Rose madder – a natural plant dye once prized throughout the Old World to make fiery red textiles – has found a second life as the basis for a new ''green'' battery.
Scientists at Rice University and the City College of New York have discovered that the madder plant (known as manjeeth and manjistha in Hindi), aka Rubia tinctorum, is a good source of purpurin, an organic dye that can be turned into a highly effective, natural cathode for lithium-ion batteries. The plant has been used since ancient times to create dye for fabrics.
Chemists from The City College of New York teamed with researchers from Rice University and the US Army Research Laboratory to develop a non-toxic and sustainable lithium-ion battery powered by purpurin, a dye extracted from the roots of the madder plant (Rubia species).
More than 3,500 years ago, civilizations in Asia and the Middle East first boiled madder roots to colour fabrics in vivid oranges, reds and pinks.
In its latest technological incarnation, the climbing herb could lay the foundation for an eco-friendly alternative to traditional lithium-ion (Li-ion) batteries. These batteries charge everything from your mobile phone to electric vehicles, but carry with them risks to the environment during production, recycling and disposal.
''Purpurin,'' on the other hand, said team member and City College Professor of Chemistry George John, ''comes from nature and it will go back to nature.'' The team reported their results in the journal Nature's online and open access publication, Scientific Reports, on 11 December 2012.
Most Li-ion batteries today rely on finite supplies of mined metal ores, such as cobalt. ''Thirty percent of globally produced cobalt is fed into battery technology,'' noted Dr. Leela Reddy, lead author and a research scientist in Professor Pulickel Ajayan's lab in the Department of Mechanical Engineering and Materials Science at Rice University. The cobalt salt and lithium are combined at high temperatures to make a battery's cathode, the electrode through which the electric current flows.
Mining cobalt metal and transforming it, however, is expensive, Dr. Reddy explained. Fabricating and recycling standard Li-ion batteries demands high temperatures, guzzling costly energy, especially during recycling. ''In 2010, almost 10 billion lithium-ion batteries had to be recycled,'' he said .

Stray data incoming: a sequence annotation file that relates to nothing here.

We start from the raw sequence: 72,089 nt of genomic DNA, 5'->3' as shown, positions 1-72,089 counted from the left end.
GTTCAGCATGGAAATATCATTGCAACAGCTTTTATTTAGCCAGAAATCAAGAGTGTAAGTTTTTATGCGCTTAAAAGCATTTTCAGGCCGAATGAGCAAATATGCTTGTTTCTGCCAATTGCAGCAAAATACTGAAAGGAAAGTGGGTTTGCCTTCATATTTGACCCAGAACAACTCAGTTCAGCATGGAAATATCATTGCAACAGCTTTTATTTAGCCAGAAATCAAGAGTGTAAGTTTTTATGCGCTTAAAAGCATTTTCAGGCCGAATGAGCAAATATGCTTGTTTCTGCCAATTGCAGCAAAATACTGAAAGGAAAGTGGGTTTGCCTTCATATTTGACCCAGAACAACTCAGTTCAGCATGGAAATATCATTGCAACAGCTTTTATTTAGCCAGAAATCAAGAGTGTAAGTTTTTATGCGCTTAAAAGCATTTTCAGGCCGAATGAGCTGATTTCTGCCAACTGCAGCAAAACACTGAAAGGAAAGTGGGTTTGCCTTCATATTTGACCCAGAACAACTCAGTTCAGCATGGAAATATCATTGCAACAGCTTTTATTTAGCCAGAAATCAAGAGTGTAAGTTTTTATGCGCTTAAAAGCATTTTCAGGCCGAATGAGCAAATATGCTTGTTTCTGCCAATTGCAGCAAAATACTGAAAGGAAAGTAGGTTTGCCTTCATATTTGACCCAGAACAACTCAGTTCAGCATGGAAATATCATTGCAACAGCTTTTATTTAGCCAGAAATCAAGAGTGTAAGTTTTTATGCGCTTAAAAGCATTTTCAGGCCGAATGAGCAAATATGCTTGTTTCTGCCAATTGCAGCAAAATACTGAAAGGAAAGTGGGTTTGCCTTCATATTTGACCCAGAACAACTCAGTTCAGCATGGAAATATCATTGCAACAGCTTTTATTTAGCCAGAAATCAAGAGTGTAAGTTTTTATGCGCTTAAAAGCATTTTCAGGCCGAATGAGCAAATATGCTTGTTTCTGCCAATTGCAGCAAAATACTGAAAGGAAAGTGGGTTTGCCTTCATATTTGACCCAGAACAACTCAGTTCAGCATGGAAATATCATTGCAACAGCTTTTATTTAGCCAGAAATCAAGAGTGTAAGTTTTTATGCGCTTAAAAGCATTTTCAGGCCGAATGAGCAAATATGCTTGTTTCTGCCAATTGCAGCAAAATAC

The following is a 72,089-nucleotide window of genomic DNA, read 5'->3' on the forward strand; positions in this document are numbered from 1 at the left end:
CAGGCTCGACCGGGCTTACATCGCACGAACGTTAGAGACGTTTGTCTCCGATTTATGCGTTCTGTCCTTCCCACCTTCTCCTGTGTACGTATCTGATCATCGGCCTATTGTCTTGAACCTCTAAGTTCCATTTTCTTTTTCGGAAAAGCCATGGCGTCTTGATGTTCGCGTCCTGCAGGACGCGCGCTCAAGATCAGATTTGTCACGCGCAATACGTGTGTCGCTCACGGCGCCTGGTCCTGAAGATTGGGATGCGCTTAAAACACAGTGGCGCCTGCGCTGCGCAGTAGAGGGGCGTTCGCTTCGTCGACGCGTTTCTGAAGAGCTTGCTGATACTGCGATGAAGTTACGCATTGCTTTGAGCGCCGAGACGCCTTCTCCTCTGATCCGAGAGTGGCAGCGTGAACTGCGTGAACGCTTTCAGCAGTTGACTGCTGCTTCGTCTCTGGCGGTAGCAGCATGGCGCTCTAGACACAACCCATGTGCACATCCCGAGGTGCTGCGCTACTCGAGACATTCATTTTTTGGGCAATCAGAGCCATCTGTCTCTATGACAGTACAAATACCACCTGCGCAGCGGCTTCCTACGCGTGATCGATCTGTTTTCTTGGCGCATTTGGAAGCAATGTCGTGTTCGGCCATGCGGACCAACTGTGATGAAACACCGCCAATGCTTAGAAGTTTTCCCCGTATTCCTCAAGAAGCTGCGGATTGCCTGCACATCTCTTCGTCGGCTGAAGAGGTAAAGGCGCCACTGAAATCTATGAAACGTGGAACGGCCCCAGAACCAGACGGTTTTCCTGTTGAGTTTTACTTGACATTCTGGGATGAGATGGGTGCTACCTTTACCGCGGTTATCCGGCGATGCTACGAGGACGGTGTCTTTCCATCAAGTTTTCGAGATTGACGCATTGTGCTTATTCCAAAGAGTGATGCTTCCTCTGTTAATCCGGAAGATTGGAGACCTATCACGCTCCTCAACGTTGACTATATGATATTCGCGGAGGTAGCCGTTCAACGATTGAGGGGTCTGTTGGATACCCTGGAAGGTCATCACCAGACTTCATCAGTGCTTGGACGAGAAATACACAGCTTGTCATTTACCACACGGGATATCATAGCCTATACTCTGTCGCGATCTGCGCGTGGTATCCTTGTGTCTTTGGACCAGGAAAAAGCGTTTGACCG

Production and recycling also pumps an estimated 72 kilograms of carbon dioxide – a greenhouse gas – into the atmosphere for every kilowatt-hour of energy in a Li-ion battery, he noted. These grim facts have fed a surging demand to develop green batteries, said Dr. Reddy.
Fortunately, biologically based color molecules, like purpurin and its relatives, seem pre-adapted to act as a battery's electrode. In the case of purpurin, the molecule's six-membered (aromatic) rings are festooned with carbonyl and hydroxyl groups adept at passing electrons back and forth, just as traditional electrodes do. ''These aromatic systems are electron-rich molecules that easily coordinate with lithium,'' explained Professor John.
Moreover, growing madder or other biomass crops to make batteries would soak up carbon dioxide and eliminate the disposal problem – without its toxic components, a lithium-ion battery could be thrown away.
Best of all, purpurin also turns out to be a no-fuss ingredient. ''In the literature there are one or two other natural organic molecules in development for batteries, but the process to make them is much more tedious and complicated,'' noted Professor John.
Made and stored at room temperature, the purpurin electrode is made in just a few easy steps: dissolve the purpurin in an alcohol solvent and add lithium salt. When the salt's lithium ion binds with purpurin the solution turns from reddish yellow to pink. Remove the solvent and it's ready. ''The chemistry is quite simple,'' coauthor and City College postdoctoral researcher Dr. Subbiah Nagarajan explained.